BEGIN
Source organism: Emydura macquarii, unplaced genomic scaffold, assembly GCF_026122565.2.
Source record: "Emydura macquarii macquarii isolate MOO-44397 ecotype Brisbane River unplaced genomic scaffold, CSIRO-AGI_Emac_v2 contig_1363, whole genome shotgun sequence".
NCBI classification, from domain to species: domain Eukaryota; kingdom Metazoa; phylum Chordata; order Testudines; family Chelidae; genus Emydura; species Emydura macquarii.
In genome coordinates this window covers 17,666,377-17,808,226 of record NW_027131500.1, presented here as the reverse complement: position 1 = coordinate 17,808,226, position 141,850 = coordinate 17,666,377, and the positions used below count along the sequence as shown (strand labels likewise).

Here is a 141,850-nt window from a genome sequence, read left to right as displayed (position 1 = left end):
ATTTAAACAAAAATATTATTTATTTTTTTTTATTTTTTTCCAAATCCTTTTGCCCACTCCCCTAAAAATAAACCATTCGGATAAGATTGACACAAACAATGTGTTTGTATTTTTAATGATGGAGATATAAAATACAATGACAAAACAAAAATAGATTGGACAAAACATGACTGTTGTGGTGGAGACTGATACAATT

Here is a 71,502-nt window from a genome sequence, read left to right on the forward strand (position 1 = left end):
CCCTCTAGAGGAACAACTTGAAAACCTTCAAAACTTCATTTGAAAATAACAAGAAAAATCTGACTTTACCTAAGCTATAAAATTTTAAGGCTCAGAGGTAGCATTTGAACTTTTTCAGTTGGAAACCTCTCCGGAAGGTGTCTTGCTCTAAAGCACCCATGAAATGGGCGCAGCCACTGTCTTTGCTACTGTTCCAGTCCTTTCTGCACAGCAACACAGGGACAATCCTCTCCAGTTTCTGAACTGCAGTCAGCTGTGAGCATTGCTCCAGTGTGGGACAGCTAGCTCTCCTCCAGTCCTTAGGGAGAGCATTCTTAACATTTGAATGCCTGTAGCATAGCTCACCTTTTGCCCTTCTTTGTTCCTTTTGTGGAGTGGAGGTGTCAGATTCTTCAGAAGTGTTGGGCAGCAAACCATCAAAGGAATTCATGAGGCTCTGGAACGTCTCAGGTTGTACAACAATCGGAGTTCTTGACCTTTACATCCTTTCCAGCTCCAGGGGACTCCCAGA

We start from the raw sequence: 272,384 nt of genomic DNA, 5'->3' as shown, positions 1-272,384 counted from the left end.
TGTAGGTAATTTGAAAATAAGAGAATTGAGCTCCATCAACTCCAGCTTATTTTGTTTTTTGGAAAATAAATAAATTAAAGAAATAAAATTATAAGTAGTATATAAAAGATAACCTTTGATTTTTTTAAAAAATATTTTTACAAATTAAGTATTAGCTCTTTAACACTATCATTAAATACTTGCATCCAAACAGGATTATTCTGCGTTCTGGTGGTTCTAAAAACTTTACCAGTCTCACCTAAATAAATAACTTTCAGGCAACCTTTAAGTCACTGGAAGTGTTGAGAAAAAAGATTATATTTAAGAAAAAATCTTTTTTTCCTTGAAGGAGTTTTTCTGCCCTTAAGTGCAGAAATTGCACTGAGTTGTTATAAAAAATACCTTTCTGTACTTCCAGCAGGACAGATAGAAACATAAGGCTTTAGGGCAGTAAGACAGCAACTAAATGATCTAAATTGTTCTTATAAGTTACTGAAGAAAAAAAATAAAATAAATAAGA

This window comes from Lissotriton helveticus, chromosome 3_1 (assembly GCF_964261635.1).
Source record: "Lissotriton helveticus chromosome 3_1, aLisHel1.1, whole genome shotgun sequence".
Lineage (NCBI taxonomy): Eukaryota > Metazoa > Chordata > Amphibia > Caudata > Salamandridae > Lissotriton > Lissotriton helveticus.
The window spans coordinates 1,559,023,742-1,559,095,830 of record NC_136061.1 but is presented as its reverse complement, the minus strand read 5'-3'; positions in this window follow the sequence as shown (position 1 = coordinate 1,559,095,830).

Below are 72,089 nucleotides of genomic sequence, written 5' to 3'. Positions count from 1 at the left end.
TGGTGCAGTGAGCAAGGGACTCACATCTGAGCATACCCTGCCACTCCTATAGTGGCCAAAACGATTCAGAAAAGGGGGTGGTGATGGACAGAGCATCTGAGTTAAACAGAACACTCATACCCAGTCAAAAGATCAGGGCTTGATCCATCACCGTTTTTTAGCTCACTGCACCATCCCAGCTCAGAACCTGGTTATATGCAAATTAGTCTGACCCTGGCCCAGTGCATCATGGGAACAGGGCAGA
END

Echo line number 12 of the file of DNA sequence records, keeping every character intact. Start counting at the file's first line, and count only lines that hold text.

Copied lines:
Source record: "Lissotriton helveticus chromosome 3_1, aLisHel1.1, whole genome shotgun sequence".